We have to help firms and institutions set realistic and meaningful expectations about the bargain they are striking with different audiences, in return for the level of confidence they demand or expect from others. As Lewis insight-fully observes about life online:

“The tentative conclusion and the fundamental insight this approach offers is that privacy attitudes and behaviours will change according to the level of trust or mistrust people have with regard to the people or institutions they are interacting with. How much they trust the potential beneficiary of their self-disclosure is now [I say going to be] the overriding motivator of behaviour.”

If PRs want to be seen to be advocates for trust, confidence and reputations in society, this is among the biggest debates of all that we should seek to influence.

3 responses to “Musing on PR, privacy & confidence – part 2”

  1. Peter Walker says:

    Tread carefully public realtions professional because privacy, confidentiality hasn’t been a matter for high flown debate for quite some time. Yes of course all of us who are CIPR members have an obligation under the code in regards to confidentiality for clients – of course the courts won’t recognise it and marking a document ‘DRAFT’ or ‘Client work in progress’ or setting an embargo won’t help either

    Since the Data Protection Act and the Data Protection Commissioner came into being the sword of damaclese is hanging over your head. The Human Rights act only makes things worse. Are you /is your firm registered under the act and are you a Data manager /provider, do you have agreements in place with your clients as a data processor for them .? If you haven’t get onto your legal people now and those at your clients’ too.

    Have you run an event perhaps a seminar for a charity, collected the names, done the mailing and then when the charity comes to you and says that was marvellous could you let us have the list of the people you invited and those who came did you just pass the list over and feel good about the contribution you had made to awareness understanding.

    It all get’s nasty when you get a call from the Data Commissioner saying that they have received a complaint because personal details provided to you to invite someone to a conference on cruelty to tadpoles has been used by the charity that staged the seminar to ask for donations or supplied to their local branch chairman who has made contact and invited the person to join.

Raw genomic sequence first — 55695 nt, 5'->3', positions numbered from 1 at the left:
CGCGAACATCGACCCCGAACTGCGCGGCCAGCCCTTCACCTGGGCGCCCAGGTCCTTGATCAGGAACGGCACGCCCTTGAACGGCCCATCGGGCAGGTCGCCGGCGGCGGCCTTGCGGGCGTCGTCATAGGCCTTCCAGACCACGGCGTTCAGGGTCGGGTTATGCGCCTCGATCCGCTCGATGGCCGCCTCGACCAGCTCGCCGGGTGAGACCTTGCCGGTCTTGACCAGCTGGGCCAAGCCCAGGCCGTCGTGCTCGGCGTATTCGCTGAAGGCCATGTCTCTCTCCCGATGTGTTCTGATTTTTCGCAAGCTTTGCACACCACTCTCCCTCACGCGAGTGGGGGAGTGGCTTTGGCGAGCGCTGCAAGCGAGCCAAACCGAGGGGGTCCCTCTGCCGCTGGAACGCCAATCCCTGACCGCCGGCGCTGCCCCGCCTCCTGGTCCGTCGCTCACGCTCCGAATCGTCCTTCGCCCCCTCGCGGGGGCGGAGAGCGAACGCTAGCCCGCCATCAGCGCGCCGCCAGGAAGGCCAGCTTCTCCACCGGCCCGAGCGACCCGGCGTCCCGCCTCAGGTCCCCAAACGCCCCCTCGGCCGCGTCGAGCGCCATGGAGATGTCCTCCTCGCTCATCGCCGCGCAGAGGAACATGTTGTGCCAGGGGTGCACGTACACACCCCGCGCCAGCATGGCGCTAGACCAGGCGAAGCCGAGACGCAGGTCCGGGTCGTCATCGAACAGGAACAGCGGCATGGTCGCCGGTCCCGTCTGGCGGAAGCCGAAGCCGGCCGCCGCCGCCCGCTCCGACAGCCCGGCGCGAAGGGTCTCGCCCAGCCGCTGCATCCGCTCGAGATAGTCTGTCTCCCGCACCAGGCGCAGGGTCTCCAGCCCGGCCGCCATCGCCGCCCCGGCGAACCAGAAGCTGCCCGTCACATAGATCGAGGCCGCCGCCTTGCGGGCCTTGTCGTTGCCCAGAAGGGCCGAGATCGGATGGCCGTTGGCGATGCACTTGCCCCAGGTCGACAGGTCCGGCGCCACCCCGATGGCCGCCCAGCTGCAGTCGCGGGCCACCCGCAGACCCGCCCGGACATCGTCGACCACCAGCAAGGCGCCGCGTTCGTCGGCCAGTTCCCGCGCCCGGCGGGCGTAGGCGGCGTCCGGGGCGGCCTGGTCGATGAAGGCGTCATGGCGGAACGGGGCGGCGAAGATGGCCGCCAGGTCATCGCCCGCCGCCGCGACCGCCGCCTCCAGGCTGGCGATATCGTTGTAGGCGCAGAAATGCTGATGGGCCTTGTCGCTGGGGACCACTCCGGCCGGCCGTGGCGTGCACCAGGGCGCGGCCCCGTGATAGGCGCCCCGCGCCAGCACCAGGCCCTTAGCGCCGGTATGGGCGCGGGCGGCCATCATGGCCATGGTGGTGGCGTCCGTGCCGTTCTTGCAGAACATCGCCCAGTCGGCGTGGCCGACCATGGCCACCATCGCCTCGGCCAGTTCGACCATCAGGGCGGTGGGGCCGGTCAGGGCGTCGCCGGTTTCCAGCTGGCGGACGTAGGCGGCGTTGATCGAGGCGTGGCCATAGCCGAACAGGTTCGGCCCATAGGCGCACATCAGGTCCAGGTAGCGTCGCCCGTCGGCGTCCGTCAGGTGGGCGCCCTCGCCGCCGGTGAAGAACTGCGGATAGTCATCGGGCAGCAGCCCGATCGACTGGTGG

You breached that persons privacy when you passed over his or her details provided for one purpose to people who used it for another without getting that perons explicit agreement. I know a very professional firm who were provided with information on a customer complaint in order to darft briefing materials and advise on a response to a Minister about the individuals complaint against the firm. It took three years in the Scottish Courts and two formaidable submissions to the Data Protection Commissioner before the case was thrown out on the grounds that that had been no breach of confidentiality or breach of privacy or human rights because the firm’s contract with the client identified them as a dataprocessor for the client and set out in clear detail the services they were supplying.

    This isn’t theorising or behavioural science this is serious doo doo folks – smell the coffee and remember it isn’t served in the cells.


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  3. Paul Seaman says:

    Peter, good points. You have come at the issue from a different perspective to me, but a no less valid one. I think the issue of privacy – including data protection – needs an airing from top-to-bottom by PRs. Your example of passing on data (lists) for use for different purposes – or different bodies – than originally intended, touches on exactly what goes on in the online world all the time. Much of it is to our benefit and much not. Then there’s that thing called trust…